Cardinals' Kyler Murray, Kliff Kingsbury book 1st NFL win

CINCINNATI -- It wasn't pretty, but Cardinals coach Kliff Kingsbury and rookie quarterback Kyler Murray won their first NFL game Sunday.

The Cardinals, who entered Sunday's game winless, beat the 0-5 Cincinnati Bengals 26-23 at Paul Brown Stadium thanks to 514 yards of offense, a performance by Murray that showed his ongoing evolution as a quarterback and a game-winning field goal.

"I felt like we needed to win that game, just for the morale of the team," Murray said. "We felt like we were pretty close the last couple of weeks and to finally put it all together somewhat, I felt good about today. Glad we got a win."

Murray finished with 93 rushing yards, including 24 on perhaps the game's most important play late in the fourth quarter to lead Arizona on its decisive drive, along with 253 passing yards.

After Arizona saw a 23-9 lead evaporate as the Bengals tied it at 23 with two minutes left. When the Cardinals regained possession at the 25 with 2 minutes left in the game, running back Chase Edmonds looked at Murray and said, "Hey bro, this is what we drafted you for." Murray then led Arizona on a 62-yard drive that included a 24-yard pass to David Johnson and a 24-yard scramble, setting up a 31-yard field goal by Zane Gonzalez as time expired.

The play wasn't designed to be a run. Murray was looking at running back Chase Edmonds, who finished with 68 rushing and 18 receiving yards, but when the play broke down, Murray took off.

Murray said he was trying to score when the play opened up and he had "a lot of space."

"That's who he is," Kingsbury said. "He's a competitor. He wanted the ball in his hands. He didn't blink, just made plays with his arm, with his feet. Then the catch by David Johnson. David was hurting a little bit, for him to make that catch on that sideline was phenomenal."

Murray's rushing performance, which barely topped Johnson's 91 rushing and 65 receiving yards, was a sign of his evolution, Kingsbury said. Kingsbury, who designed a game plan that was more run heavy for Sunday, is fine with Murray rushing for nearly 100 yards if it leads to a win.

"He's getting comfortable," Kingsbury said. "The NFL is a different game. It moves fast and you can tell it's slowing down a little bit for him. We're going to have our ups and downs along the way, but you can definitely see a comfort level in his play that wasn't there a few weeks ago and hopefully that continues."

Murray showed his ability to score with his feet late in the first quarter on a 6-yard bootleg run on fourth-and-2. On the score, Murray displayed his speed, agility and quick feet while out running, hesitating, stutter-stepping and then finally powering his way into the end zone.

Everything on that play worked, Murray said, from his fake to Trent Sherfield's block to Murray's speed. Aiding Murray was Kingsbury's creative playcalling. He used a series of jet sweeps and end arounds, as well as a play in which Murray threw a long lateral to Larry Fitzgerald, who was split out wide, and then Fitzgerald threw a lateral back to Murray, who had faded to his left as a receiver. The play gained only 5 yards but showed the lengths of Kingsbury's creativity.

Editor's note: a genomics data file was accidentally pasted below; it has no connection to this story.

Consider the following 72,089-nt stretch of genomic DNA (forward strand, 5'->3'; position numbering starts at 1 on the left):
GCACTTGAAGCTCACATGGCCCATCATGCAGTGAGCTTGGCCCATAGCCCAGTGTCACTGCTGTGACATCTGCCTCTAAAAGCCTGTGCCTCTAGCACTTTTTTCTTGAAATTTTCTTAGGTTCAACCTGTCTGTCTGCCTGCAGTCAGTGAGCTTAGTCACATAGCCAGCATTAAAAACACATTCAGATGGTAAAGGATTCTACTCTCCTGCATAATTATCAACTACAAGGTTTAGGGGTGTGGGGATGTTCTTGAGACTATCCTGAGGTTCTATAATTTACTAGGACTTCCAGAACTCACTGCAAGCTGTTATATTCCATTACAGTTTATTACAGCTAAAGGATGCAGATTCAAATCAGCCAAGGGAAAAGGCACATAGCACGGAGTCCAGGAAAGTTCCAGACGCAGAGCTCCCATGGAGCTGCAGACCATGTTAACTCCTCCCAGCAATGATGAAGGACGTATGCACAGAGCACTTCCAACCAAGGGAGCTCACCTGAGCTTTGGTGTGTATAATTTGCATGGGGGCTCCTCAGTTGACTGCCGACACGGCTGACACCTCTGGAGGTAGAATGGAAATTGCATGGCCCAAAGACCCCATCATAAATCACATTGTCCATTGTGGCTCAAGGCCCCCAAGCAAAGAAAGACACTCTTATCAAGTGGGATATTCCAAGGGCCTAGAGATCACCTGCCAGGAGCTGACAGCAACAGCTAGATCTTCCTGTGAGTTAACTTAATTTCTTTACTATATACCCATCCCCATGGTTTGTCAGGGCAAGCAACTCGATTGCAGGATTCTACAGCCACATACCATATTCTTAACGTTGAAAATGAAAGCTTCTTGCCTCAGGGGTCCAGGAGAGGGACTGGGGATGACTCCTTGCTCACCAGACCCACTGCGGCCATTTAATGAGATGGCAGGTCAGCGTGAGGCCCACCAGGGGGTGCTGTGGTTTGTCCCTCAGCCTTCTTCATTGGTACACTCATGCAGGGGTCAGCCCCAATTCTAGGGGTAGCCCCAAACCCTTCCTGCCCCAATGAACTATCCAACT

"I thought he should have scored," Kingsbury said. "He's gotta pick his knees up. No. He said he's never caught a touchdown pass. I told him that would be the one, but at least it was a positive gain."

Murray finished with three throws of 24 yards or more, including a handful that displayed his touch, accuracy and finesse throwing the ball.

The Cardinals continued their struggles in the red zone, finishing with one touchdown in five tries, but Kingsbury showed the ability to adapt by running the ball nine times in the red zone compared to five passes.

"It's just frustrating," Murray said. "We get down there. We've just got to be better. Everybody knows that. I think we get better down there, it will open up everything. We had a chance to really put that game away, and we kind of let it up to chance."

Murray also showed maturity when it came to dealing with defensive pressure. He threw the ball away early in the game instead of trying to force it, and later threw a pass at the feet of his offensive line instead of throwing the ball away in the air. That helped him get sacked just once.

Those two were Kingsbury's favorite plays of Murray's on Sunday.

"I needed to be smarter these past couple of games," Murray said. "I'm trying not to take negative plays. Every Sunday is an opportunity for me to get better in any facet of the game. I think I did that today as far as throwing the ball away."